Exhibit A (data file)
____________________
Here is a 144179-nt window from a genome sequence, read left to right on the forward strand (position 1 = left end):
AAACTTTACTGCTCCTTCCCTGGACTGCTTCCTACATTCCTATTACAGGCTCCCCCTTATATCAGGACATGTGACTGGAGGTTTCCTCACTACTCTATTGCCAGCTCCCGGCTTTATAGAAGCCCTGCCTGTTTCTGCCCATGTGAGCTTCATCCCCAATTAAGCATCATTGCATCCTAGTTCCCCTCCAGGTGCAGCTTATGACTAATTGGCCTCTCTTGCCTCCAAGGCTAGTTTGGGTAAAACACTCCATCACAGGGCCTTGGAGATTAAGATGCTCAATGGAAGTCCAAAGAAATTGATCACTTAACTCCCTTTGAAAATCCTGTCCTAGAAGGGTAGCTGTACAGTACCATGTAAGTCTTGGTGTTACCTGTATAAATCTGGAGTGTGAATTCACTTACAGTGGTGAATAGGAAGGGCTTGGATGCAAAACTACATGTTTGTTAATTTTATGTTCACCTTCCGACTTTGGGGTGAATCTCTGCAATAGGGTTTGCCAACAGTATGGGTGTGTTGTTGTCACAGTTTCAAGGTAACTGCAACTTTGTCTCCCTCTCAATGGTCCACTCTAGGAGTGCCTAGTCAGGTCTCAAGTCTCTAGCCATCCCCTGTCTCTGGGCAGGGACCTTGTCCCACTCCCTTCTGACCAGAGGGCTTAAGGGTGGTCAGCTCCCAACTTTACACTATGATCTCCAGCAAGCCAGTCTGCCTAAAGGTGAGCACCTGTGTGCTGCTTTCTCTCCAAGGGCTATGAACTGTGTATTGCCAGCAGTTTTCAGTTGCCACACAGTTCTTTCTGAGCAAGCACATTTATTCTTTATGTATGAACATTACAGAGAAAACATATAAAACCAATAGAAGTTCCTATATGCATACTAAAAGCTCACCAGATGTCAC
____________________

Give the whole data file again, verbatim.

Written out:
Here is a 144179-nt window from a genome sequence, read left to right on the forward strand (position 1 = left end):
AAACTTTACTGCTCCTTCCCTGGACTGCTTCCTACATTCCTATTACAGGCTCCCCCTTATATCAGGACATGTGACTGGAGGTTTCCTCACTACTCTATTGCCAGCTCCCGGCTTTATAGAAGCCCTGCCTGTTTCTGCCCATGTGAGCTTCATCCCCAATTAAGCATCATTGCATCCTAGTTCCCCTCCAGGTGCAGCTTATGACTAATTGGCCTCTCTTGCCTCCAAGGCTAGTTTGGGTAAAACACTCCATCACAGGGCCTTGGAGATTAAGATGCTCAATGGAAGTCCAAAGAAATTGATCACTTAACTCCCTTTGAAAATCCTGTCCTAGAAGGGTAGCTGTACAGTACCATGTAAGTCTTGGTGTTACCTGTATAAATCTGGAGTGTGAATTCACTTACAGTGGTGAATAGGAAGGGCTTGGATGCAAAACTACATGTTTGTTAATTTTATGTTCACCTTCCGACTTTGGGGTGAATCTCTGCAATAGGGTTTGCCAACAGTATGGGTGTGTTGTTGTCACAGTTTCAAGGTAACTGCAACTTTGTCTCCCTCTCAATGGTCCACTCTAGGAGTGCCTAGTCAGGTCTCAAGTCTCTAGCCATCCCCTGTCTCTGGGCAGGGACCTTGTCCCACTCCCTTCTGACCAGAGGGCTTAAGGGTGGTCAGCTCCCAACTTTACACTATGATCTCCAGCAAGCCAGTCTGCCTAAAGGTGAGCACCTGTGTGCTGCTTTCTCTCCAAGGGCTATGAACTGTGTATTGCCAGCAGTTTTCAGTTGCCACACAGTTCTTTCTGAGCAAGCACATTTATTCTTTATGTATGAACATTACAGAGAAAACATATAAAACCAATAGAAGTTCCTATATGCATACTAAAAGCTCACCAGATGTCAC